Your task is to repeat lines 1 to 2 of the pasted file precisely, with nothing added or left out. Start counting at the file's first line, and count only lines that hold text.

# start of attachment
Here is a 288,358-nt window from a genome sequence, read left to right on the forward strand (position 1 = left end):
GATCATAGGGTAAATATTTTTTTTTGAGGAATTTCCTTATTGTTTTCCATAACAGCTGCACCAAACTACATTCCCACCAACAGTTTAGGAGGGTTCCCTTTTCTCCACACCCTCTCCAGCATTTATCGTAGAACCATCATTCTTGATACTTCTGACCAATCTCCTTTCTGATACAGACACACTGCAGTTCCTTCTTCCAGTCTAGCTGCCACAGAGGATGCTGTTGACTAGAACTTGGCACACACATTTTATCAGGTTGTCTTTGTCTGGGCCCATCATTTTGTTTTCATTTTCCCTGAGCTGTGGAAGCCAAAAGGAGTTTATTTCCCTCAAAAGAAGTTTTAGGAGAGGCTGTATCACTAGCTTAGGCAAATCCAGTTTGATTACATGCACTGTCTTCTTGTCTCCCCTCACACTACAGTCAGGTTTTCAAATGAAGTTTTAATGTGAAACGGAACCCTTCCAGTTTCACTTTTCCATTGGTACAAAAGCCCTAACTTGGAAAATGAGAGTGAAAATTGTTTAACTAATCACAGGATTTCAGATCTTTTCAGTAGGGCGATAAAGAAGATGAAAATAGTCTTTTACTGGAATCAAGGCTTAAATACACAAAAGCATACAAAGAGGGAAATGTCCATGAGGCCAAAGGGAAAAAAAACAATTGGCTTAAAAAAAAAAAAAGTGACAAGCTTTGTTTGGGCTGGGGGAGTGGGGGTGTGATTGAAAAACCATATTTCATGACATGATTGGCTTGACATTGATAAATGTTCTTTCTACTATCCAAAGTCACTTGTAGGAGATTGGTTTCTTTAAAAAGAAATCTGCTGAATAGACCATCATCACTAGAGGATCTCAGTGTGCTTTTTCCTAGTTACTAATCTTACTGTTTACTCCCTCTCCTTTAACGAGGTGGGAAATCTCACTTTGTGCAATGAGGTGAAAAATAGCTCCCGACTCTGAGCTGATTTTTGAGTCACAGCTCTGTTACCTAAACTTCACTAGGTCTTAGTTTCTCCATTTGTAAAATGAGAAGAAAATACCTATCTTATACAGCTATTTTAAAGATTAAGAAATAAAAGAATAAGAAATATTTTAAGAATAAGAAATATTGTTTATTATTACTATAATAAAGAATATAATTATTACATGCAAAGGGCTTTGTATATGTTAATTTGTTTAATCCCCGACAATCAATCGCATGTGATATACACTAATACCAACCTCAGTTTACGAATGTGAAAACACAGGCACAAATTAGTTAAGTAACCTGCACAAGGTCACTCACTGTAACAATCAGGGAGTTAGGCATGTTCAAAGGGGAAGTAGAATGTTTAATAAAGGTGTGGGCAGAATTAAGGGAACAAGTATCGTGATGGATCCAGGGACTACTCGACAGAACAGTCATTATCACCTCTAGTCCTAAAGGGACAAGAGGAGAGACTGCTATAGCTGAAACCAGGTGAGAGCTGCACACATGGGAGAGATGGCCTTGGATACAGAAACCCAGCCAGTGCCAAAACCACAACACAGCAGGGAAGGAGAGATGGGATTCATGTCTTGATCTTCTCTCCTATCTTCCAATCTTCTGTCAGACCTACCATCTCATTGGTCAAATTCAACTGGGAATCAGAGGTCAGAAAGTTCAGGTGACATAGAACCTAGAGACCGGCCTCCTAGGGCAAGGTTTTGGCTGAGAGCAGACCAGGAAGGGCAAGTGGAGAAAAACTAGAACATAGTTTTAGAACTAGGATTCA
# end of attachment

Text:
Here is a 288,358-nt window from a genome sequence, read left to right on the forward strand (position 1 = left end):
GATCATAGGGTAAATATTTTTTTTTGAGGAATTTCCTTATTGTTTTCCATAACAGCTGCACCAAACTACATTCCCACCAACAGTTTAGGAGGGTTCCCTTTTCTCCACACCCTCTCCAGCATTTATCGTAGAACCATCATTCTTGATACTTCTGACCAATCTCCTTTCTGATACAGACACACTGCAGTTCCTTCTTCCAGTCTAGCTGCCACAGAGGATGCTGTTGACTAGAACTTGGCACACACATTTTATCAGGTTGTCTTTGTCTGGGCCCATCATTTTGTTTTCATTTTCCCTGAGCTGTGGAAGCCAAAAGGAGTTTATTTCCCTCAAAAGAAGTTTTAGGAGAGGCTGTATCACTAGCTTAGGCAAATCCAGTTTGATTACATGCACTGTCTTCTTGTCTCCCCTCACACTACAGTCAGGTTTTCAAATGAAGTTTTAATGTGAAACGGAACCCTTCCAGTTTCACTTTTCCATTGGTACAAAAGCCCTAACTTGGAAAATGAGAGTGAAAATTGTTTAACTAATCACAGGATTTCAGATCTTTTCAGTAGGGCGATAAAGAAGATGAAAATAGTCTTTTACTGGAATCAAGGCTTAAATACACAAAAGCATACAAAGAGGGAAATGTCCATGAGGCCAAAGGGAAAAAAAACAATTGGCTTAAAAAAAAAAAAAGTGACAAGCTTTGTTTGGGCTGGGGGAGTGGGGGTGTGATTGAAAAACCATATTTCATGACATGATTGGCTTGACATTGATAAATGTTCTTTCTACTATCCAAAGTCACTTGTAGGAGATTGGTTTCTTTAAAAAGAAATCTGCTGAATAGACCATCATCACTAGAGGATCTCAGTGTGCTTTTTCCTAGTTACTAATCTTACTGTTTACTCCCTCTCCTTTAACGAGGTGGGAAATCTCACTTTGTGCAATGAGGTGAAAAATAGCTCCCGACTCTGAGCTGATTTTTGAGTCACAGCTCTGTTACCTAAACTTCACTAGGTCTTAGTTTCTCCATTTGTAAAATGAGAAGAAAATACCTATCTTATACAGCTATTTTAAAGATTAAGAAATAAAAGAATAAGAAATATTTTAAGAATAAGAAATATTGTTTATTATTACTATAATAAAGAATATAATTATTACATGCAAAGGGCTTTGTATATGTTAATTTGTTTAATCCCCGACAATCAATCGCATGTGATATACACTAATACCAACCTCAGTTTACGAATGTGAAAACACAGGCACAAATTAGTTAAGTAACCTGCACAAGGTCACTCACTGTAACAATCAGGGAGTTAGGCATGTTCAAAGGGGAAGTAGAATGTTTAATAAAGGTGTGGGCAGAATTAAGGGAACAAGTATCGTGATGGATCCAGGGACTACTCGACAGAACAGTCATTATCACCTCTAGTCCTAAAGGGACAAGAGGAGAGACTGCTATAGCTGAAACCAGGTGAGAGCTGCACACATGGGAGAGATGGCCTTGGATACAGAAACCCAGCCAGTGCCAAAACCACAACACAGCAGGGAAGGAGAGATGGGATTCATGTCTTGATCTTCTCTCCTATCTTCCAATCTTCTGTCAGACCTACCATCTCATTGGTCAAATTCAACTGGGAATCAGAGGTCAGAAAGTTCAGGTGACATAGAACCTAGAGACCGGCCTCCTAGGGCAAGGTTTTGGCTGAGAGCAGACCAGGAAGGGCAAGTGGAGAAAAACTAGAACATAGTTTTAGAACTAGGATTCA